Customer acquisition is the most important and most challenging part of growing a business. There is nothing more critical than mastering customer acquisition. One of the reasons it’s very challenging is that there isn’t one way to do it and it’s effectiveness greatly depends on the nature of the business. Every business is different. Here is what makes every business different. For starters, you have
- Business model
- Products / Services
- Monetisation strategy
- Organisation size
- Target demographics
- Competitive landscape
- Available financial resources
- Level of brand awareness
- Internal customer acquisition capabilities
All the above factors affect and contribute to what makes a certain customer acquisition strategy effective.
I present you this case to make one point across – it’s never a one size fits all. Customer acquisition needs to be super personalised and tailored for it to be effective.
In saying that, this guide is going to cover all the principles you need to know to build an effective customer acquisition strategy and outgrow your competitors.
Here’s what we’ll cover.
- What customer acquisition is
- Customer acquisition in the digital marketing space
- What KPIs to measure for effective customer acquisition
- Understanding your customer
- How to understand what’s valuable for your customers
- Build your brand reputation and leverage trust to get more sales
- Create a true competitive advantage
- Use effective lead generation and sales conversion strategy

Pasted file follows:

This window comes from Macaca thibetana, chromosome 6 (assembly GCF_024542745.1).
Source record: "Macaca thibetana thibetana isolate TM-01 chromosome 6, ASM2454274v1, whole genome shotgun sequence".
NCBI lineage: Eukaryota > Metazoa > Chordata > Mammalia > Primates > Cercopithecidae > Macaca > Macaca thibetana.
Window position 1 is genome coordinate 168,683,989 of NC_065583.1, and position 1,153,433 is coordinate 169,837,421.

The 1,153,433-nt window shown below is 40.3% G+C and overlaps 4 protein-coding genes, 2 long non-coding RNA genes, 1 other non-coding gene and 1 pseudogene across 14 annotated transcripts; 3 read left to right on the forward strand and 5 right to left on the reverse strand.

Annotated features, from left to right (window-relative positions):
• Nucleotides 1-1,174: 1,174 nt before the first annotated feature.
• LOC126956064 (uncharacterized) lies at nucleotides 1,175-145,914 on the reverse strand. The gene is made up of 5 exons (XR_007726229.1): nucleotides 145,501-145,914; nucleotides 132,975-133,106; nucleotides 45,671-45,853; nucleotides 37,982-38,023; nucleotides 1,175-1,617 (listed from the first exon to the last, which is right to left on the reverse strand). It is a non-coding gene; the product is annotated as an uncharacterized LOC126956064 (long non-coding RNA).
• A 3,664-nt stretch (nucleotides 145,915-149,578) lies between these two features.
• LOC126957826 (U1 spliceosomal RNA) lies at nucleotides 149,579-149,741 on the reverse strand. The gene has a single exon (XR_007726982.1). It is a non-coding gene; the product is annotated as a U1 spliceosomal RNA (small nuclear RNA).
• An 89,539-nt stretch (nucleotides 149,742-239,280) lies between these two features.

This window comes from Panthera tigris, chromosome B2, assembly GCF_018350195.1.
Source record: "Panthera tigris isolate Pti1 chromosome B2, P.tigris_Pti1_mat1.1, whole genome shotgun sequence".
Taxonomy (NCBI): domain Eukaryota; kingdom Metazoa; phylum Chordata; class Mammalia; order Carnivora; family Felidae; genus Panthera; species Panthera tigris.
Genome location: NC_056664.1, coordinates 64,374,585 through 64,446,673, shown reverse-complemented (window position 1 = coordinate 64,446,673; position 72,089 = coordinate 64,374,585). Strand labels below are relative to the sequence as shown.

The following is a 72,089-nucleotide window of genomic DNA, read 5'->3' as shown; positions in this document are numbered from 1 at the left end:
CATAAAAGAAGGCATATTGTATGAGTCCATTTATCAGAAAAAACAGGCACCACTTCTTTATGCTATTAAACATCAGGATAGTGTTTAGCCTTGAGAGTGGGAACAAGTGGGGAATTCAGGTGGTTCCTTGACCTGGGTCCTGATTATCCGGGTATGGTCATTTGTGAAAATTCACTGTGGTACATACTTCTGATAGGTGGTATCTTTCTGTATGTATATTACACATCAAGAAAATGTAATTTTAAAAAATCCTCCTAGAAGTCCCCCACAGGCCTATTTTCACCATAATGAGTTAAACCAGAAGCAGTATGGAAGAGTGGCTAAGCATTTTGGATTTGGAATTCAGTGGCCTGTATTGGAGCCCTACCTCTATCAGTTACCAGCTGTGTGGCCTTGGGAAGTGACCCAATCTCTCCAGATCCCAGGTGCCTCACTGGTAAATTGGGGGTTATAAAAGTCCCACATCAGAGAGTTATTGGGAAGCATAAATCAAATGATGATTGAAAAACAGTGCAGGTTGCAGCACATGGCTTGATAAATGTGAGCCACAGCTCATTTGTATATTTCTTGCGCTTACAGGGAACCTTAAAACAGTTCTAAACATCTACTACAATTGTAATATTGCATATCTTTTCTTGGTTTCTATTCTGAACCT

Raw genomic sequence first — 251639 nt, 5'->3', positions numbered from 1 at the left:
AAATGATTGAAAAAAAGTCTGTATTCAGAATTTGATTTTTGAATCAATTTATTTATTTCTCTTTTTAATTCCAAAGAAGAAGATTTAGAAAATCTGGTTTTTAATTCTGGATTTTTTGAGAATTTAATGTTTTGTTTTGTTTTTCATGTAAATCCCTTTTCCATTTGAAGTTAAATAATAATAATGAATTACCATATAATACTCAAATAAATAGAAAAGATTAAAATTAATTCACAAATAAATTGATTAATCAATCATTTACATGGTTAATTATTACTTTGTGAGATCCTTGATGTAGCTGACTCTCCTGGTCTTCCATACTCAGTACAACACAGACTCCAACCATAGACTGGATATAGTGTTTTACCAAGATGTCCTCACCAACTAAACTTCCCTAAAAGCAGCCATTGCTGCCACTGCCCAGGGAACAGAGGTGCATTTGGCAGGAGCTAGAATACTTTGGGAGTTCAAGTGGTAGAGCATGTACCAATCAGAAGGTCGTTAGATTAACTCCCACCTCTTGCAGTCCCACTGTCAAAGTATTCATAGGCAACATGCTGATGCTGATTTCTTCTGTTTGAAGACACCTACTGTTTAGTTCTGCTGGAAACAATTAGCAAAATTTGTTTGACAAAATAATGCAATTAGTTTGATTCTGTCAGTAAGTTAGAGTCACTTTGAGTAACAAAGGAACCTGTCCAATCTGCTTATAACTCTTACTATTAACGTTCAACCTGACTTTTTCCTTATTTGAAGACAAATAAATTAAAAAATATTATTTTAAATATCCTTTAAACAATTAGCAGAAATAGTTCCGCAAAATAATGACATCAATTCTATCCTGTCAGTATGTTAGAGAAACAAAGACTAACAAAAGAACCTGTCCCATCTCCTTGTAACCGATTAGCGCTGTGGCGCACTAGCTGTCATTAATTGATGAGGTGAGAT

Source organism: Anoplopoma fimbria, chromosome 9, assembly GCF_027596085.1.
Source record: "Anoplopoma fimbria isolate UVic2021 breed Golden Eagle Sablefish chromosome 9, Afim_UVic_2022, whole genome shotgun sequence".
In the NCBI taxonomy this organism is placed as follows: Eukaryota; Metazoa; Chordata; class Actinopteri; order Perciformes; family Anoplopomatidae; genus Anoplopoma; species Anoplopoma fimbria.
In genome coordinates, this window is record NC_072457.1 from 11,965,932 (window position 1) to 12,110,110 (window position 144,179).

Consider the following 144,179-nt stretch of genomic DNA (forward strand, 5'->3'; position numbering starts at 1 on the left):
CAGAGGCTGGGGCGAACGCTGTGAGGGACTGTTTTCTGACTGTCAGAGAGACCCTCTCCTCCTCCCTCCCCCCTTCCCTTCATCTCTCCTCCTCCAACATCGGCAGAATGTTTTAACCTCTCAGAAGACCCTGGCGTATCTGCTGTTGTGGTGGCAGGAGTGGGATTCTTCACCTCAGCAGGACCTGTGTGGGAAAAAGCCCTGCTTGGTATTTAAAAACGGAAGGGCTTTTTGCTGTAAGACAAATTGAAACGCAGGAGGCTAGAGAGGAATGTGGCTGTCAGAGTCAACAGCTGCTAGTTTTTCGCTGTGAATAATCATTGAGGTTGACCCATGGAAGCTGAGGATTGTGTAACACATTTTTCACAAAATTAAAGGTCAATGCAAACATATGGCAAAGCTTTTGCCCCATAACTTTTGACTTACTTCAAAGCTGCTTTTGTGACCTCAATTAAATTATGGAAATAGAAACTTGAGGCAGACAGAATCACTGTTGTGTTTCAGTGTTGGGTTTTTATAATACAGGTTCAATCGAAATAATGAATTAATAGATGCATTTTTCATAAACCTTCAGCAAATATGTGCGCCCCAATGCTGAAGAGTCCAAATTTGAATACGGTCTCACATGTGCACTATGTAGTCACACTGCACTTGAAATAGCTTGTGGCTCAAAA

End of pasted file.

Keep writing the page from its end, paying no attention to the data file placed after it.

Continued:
- More Product ore more Marketing?
P.s This guide is not about sales skills. It’s 100% about everything else that is in my opinion the 90% of the process of customer acquisition.
With a much more educated consumer and customer today, selling is less effective and cheap than it once was. Apologies to all the sales folks out there. And there are certainly sectors where Sales is extremely important for a lot of industries, marketing is where most of the work is done. If someone wants to buy what you sell, you’re 99% there. And that’s what marketing allows you to accomplish.
What customer acquisition is
I came across this illustration and couldn’t help but think that probably 80% of business or more have a customer acquisition process that looks like this.
And then wonder why is it hard, costly and just doesn’t work…
Well ladies and gentlemen, this is not a proper customer acquisition strategy. This is just chasing people, cold calling them, spamming them, etc.